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Faraone tapped as one of five experts to recommend guidelines for the diagnosis and treatment of ADHD in adults

Stephen V. Faraone, PhD, Distinguished Professor at Upstate Medical University, has been named to a special committee that will examine and ultimately recommend guidelines for the diagnosis and treatment of ADHD in adults.

Faraone’s selection to the Steering Committee of the Guidelines Committee was announced by the American Professional Society of ADHD and Related Disorders (APSARD).

As there are currently no guidelines in the United States, the APSARD guidelines will address this critical need for health care providers, patients, and the public. The APSARD guidelines will be based on a critical review of the world’s scientific literature, the APSARD-developed Adult ADHD Quality Measures initiative and expert opinion from a large panel of diverse nationally and internationally recognized ADHD researchers and clinicians in collaboration with other professional organizations.

The consequences of untreated ADHD in adults are very well documented. The prevalence of ADHD in U.S. adults is 4.4% or ~11 million people. Many adults with ADHD go undiagnosed for decades or are misdiagnosed by providers. Surprisingly, 75% are not receiving treatment. The U.S. economic burden of adult ADHD is $105 to $194 billion annually, and the negative consequences on people’s lives include higher risks of dropping out of school, losing jobs, financial debt, divorce, fractured relationships, substance use disorders, and co-occurring depression/anxiety. Adult ADHD treatment is currently provided by a broad range of health care providers with different educational backgrounds and in different practice settings. The creation of guidelines for ADHD in adults will allow all practitioners to benefit from the best evidence about diagnosing and treating the disorder.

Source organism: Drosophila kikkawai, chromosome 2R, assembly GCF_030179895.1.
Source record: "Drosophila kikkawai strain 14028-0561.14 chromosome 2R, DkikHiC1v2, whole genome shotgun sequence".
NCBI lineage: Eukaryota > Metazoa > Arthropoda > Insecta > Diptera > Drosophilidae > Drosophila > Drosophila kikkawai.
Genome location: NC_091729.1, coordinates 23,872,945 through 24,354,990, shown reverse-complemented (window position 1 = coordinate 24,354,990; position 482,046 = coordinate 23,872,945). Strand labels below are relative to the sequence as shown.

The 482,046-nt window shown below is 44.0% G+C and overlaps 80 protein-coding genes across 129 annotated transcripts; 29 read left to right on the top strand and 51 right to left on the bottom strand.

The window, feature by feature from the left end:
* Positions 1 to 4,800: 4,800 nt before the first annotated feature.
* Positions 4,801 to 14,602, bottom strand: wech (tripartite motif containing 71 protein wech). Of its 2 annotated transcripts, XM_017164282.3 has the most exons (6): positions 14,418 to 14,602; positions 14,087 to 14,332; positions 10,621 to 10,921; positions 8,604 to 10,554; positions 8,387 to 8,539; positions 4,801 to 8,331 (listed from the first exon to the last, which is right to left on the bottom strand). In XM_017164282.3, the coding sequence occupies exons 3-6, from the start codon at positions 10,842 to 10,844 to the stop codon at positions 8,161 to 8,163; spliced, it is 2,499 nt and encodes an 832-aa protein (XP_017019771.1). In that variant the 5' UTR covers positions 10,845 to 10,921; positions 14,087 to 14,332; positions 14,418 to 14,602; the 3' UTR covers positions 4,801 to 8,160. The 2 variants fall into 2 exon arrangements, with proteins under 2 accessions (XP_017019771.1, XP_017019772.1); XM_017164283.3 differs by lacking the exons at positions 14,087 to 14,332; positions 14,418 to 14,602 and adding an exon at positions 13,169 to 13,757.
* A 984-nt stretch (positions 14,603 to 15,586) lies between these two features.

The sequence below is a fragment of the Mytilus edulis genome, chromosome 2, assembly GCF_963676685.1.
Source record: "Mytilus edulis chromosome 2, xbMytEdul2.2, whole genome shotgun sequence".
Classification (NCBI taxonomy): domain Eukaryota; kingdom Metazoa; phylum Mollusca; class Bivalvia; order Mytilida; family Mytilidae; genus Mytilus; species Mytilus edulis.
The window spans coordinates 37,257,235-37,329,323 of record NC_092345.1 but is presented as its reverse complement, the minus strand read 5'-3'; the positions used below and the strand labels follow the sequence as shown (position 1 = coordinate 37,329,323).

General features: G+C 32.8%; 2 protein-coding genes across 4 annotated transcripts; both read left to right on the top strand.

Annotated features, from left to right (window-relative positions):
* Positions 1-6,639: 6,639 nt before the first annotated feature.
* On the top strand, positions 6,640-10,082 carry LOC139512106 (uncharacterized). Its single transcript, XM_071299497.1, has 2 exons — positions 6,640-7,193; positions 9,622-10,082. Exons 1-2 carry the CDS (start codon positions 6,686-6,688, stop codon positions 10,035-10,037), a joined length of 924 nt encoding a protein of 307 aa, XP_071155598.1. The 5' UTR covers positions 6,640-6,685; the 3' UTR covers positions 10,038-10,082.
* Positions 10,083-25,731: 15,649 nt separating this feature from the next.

Faraone will be joined on the Steering Committee by four other leading experts in the field. They are Thomas Spencer, MD, Massachusetts General Hospital; Frances Levin, MD, Columbia University; Lenard Adler, MD, NYU Grossman School of Medicine; and David Goodman, MD, Johns Hopkins School of Medicine. The Steering Committee will direct the creation of guidelines by a group of approximately 30 colleagues with diverse backgrounds (psychiatrists, psychologists, primary care physicians, and advanced practice nurses).

Faraone’s research on attention deficit hyperactivity disorder has brought greater clarity to the heritable nature of the disorder, and he has received numerous national and international awards, honoring his lifetime of influential research in brain sciences and genetics.

Faraone currently serves as president as president of the World Federation of ADHD. Last year, he was named a “world expert,” for being one of the world’s top scholars writing about mental disorders. He received the designation from ExpertScape, which places him in the top 0.1 percentage of scholars writing about mental disorders in the last decade.

Faraone is the recipient of the Paul Hoch Award from the American Psychopathological Association, which honors a distinguished and currently active investigator who has produced significant, generative research, and the Ming Tsuang Lifetime Achievement Award from the International Society of Psychiatric Genetics for his significant and sustained contributions to the advancement of the field of psychiatric genetics

He is also a member of the Children and Adults with Attention Deficit/Hyperactivity Disorder Hall of Fame in recognition of outstanding achievement in medicine and education research on attention disorders and is a member of the Norwegian Academy of Arts and Letters.